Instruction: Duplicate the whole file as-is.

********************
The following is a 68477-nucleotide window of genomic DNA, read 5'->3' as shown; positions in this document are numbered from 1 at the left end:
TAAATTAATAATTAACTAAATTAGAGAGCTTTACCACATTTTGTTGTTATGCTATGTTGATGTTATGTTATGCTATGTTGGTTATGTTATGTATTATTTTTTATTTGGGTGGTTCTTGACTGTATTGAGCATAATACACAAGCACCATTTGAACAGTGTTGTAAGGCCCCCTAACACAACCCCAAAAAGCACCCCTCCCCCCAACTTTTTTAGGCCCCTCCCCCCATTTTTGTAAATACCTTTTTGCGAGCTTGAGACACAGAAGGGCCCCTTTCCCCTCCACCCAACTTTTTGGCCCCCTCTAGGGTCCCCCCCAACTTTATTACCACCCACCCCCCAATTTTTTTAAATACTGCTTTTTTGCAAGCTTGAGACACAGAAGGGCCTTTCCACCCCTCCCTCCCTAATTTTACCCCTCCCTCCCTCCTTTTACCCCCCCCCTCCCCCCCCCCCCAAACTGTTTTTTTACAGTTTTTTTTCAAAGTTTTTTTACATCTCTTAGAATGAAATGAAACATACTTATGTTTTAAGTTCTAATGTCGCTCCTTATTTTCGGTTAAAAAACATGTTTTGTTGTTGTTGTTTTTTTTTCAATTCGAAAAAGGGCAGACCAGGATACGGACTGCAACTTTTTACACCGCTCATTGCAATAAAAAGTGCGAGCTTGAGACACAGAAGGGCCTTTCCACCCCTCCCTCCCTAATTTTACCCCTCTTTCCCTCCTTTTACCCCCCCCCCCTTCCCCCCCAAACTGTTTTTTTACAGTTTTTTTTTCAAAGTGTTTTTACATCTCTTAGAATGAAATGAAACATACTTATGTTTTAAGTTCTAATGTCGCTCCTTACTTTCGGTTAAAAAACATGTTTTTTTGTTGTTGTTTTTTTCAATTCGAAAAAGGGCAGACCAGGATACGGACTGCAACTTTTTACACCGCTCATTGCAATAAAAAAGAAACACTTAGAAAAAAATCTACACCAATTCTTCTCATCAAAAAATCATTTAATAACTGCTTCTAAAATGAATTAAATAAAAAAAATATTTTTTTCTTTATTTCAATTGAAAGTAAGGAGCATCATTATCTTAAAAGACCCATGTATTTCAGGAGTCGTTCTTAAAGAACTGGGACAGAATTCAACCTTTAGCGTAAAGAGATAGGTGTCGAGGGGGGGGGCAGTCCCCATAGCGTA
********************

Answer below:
The following is a 68477-nucleotide window of genomic DNA, read 5'->3' as shown; positions in this document are numbered from 1 at the left end:
TAAATTAATAATTAACTAAATTAGAGAGCTTTACCACATTTTGTTGTTATGCTATGTTGATGTTATGTTATGCTATGTTGGTTATGTTATGTATTATTTTTTATTTGGGTGGTTCTTGACTGTATTGAGCATAATACACAAGCACCATTTGAACAGTGTTGTAAGGCCCCCTAACACAACCCCAAAAAGCACCCCTCCCCCCAACTTTTTTAGGCCCCTCCCCCCATTTTTGTAAATACCTTTTTGCGAGCTTGAGACACAGAAGGGCCCCTTTCCCCTCCACCCAACTTTTTGGCCCCCTCTAGGGTCCCCCCCAACTTTATTACCACCCACCCCCCAATTTTTTTAAATACTGCTTTTTTGCAAGCTTGAGACACAGAAGGGCCTTTCCACCCCTCCCTCCCTAATTTTACCCCTCCCTCCCTCCTTTTACCCCCCCCCTCCCCCCCCCCCCAAACTGTTTTTTTACAGTTTTTTTTCAAAGTTTTTTTACATCTCTTAGAATGAAATGAAACATACTTATGTTTTAAGTTCTAATGTCGCTCCTTATTTTCGGTTAAAAAACATGTTTTGTTGTTGTTGTTTTTTTTTCAATTCGAAAAAGGGCAGACCAGGATACGGACTGCAACTTTTTACACCGCTCATTGCAATAAAAAGTGCGAGCTTGAGACACAGAAGGGCCTTTCCACCCCTCCCTCCCTAATTTTACCCCTCTTTCCCTCCTTTTACCCCCCCCCCCTTCCCCCCCAAACTGTTTTTTTACAGTTTTTTTTTCAAAGTGTTTTTACATCTCTTAGAATGAAATGAAACATACTTATGTTTTAAGTTCTAATGTCGCTCCTTACTTTCGGTTAAAAAACATGTTTTTTTGTTGTTGTTTTTTTCAATTCGAAAAAGGGCAGACCAGGATACGGACTGCAACTTTTTACACCGCTCATTGCAATAAAAAAGAAACACTTAGAAAAAAATCTACACCAATTCTTCTCATCAAAAAATCATTTAATAACTGCTTCTAAAATGAATTAAATAAAAAAAATATTTTTTTCTTTATTTCAATTGAAAGTAAGGAGCATCATTATCTTAAAAGACCCATGTATTTCAGGAGTCGTTCTTAAAGAACTGGGACAGAATTCAACCTTTAGCGTAAAGAGATAGGTGTCGAGGGGGGGGGCAGTCCCCATAGCGTA